As part of a divorce settlement, some Rhode Island spouses may be awarded alimony payments. These are often paid by the higher-earning spouse for a limited period of time. The spouse who is ordered to pay alimony may not be happy about the ruling, but they are legally obligated to do so unless their request for modification of alimony is accepted.
If you have recently gone through a divorce, it is possible that one of your monthly expenses includes alimony payments to your former spouse. Alimony is ordered for the purpose of equalizing any financial inequities that exist when the divorce is finalized. The alimony payments may be ordered temporarily in order to help your spouse work toward financial independence in the future.
If you have been awarded a series of alimony payments from your ex-spouse in the state of Rhode Island, it is likely that you will be heavily dependent on these payments so that you can maintain your lifestyle.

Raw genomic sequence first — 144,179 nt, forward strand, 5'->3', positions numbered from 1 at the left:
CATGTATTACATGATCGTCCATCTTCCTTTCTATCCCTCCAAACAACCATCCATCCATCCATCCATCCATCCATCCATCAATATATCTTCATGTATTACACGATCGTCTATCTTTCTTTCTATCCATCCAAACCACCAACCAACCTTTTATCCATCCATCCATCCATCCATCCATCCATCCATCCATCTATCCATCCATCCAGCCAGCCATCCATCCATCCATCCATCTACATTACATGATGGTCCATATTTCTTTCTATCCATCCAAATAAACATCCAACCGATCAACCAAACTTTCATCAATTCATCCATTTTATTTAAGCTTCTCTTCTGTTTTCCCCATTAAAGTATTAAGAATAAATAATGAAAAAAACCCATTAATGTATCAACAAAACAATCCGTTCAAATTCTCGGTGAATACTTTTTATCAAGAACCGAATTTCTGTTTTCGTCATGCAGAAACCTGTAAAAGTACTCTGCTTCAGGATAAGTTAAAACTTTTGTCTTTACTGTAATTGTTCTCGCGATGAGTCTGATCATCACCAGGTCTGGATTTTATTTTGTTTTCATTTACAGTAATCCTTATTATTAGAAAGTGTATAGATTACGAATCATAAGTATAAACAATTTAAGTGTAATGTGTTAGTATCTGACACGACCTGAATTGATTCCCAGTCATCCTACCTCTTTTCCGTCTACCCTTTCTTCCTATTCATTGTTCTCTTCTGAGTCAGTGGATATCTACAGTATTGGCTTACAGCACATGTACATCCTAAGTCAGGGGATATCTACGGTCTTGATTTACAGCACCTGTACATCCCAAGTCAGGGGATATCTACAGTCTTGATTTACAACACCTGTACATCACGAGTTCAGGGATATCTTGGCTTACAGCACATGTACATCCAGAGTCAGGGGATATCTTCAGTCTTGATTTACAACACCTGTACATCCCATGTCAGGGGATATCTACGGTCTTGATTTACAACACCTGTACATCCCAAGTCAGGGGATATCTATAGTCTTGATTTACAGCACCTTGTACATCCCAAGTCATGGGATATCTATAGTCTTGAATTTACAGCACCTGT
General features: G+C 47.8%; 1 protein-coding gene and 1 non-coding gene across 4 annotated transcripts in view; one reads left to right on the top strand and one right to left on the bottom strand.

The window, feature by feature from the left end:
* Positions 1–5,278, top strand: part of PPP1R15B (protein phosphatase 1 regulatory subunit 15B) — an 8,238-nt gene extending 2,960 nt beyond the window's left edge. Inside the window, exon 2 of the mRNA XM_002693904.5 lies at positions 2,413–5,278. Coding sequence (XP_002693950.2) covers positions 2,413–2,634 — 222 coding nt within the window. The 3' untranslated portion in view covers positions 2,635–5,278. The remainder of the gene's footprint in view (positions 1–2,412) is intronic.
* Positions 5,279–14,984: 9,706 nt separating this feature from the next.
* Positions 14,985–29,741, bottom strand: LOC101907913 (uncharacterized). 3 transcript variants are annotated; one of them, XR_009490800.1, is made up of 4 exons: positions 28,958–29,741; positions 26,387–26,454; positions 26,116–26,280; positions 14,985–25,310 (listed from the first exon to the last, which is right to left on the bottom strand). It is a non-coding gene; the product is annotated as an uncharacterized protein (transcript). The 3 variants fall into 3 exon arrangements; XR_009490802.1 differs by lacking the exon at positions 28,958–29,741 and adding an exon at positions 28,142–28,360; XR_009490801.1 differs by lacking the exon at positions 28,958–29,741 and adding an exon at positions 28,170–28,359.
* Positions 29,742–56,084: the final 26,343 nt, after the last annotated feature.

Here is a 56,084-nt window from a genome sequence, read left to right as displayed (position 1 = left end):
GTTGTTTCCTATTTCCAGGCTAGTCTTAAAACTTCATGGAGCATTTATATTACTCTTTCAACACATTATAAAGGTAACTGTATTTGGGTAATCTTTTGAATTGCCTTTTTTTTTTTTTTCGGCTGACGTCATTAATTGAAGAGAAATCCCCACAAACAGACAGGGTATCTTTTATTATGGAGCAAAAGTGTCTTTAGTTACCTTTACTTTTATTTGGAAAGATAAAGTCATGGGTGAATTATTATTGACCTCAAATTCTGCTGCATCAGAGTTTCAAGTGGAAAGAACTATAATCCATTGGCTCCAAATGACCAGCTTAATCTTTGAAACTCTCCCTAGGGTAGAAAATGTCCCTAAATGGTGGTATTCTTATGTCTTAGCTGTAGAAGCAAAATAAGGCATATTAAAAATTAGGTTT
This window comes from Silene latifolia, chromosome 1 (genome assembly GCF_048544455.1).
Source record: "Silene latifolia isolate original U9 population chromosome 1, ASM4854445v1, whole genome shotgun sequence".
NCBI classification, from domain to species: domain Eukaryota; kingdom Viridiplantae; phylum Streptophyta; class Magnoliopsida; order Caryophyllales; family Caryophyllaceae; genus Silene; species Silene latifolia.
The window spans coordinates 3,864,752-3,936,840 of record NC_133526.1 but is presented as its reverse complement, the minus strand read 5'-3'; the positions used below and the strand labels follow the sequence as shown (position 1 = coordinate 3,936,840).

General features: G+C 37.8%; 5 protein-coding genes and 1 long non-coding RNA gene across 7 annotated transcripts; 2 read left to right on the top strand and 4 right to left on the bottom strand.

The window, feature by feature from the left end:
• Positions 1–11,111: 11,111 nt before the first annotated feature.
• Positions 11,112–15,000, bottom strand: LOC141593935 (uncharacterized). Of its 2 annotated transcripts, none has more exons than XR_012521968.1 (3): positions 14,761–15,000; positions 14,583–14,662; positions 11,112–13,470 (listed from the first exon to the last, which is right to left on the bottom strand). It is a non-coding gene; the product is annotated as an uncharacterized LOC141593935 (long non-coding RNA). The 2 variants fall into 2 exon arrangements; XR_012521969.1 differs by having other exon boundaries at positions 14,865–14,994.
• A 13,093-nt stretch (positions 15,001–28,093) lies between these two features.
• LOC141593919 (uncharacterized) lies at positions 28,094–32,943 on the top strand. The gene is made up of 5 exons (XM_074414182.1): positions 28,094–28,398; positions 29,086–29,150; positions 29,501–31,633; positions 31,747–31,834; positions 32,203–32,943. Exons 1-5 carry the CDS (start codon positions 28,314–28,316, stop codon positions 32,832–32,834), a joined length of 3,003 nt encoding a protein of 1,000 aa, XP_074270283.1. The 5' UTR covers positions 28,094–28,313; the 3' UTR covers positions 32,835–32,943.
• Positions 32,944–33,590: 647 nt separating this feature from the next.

After a divorce has been finalized in the state of Rhode Island, it is often the case that alimony is awarded to one of the divorcing spouses. This means that one party will need to make payments to the other former spouse for a certain amount of time. These arrangements are rarely permanent, and they are usually seen as a way to help the transition of the divorce become smoother from a financial perspective.
No one starts a marriage thinking of divorce. But if the decision must be made, spouses serve themselves well to understand the environment of laws and obligations around ending a marriage.
The U.S. House of Representatives has passed its version of the tax reform bill that was supported by most of its Republican members. It has now moved to the Senate. The Senate's current version of the bill, however, contains some significant differences.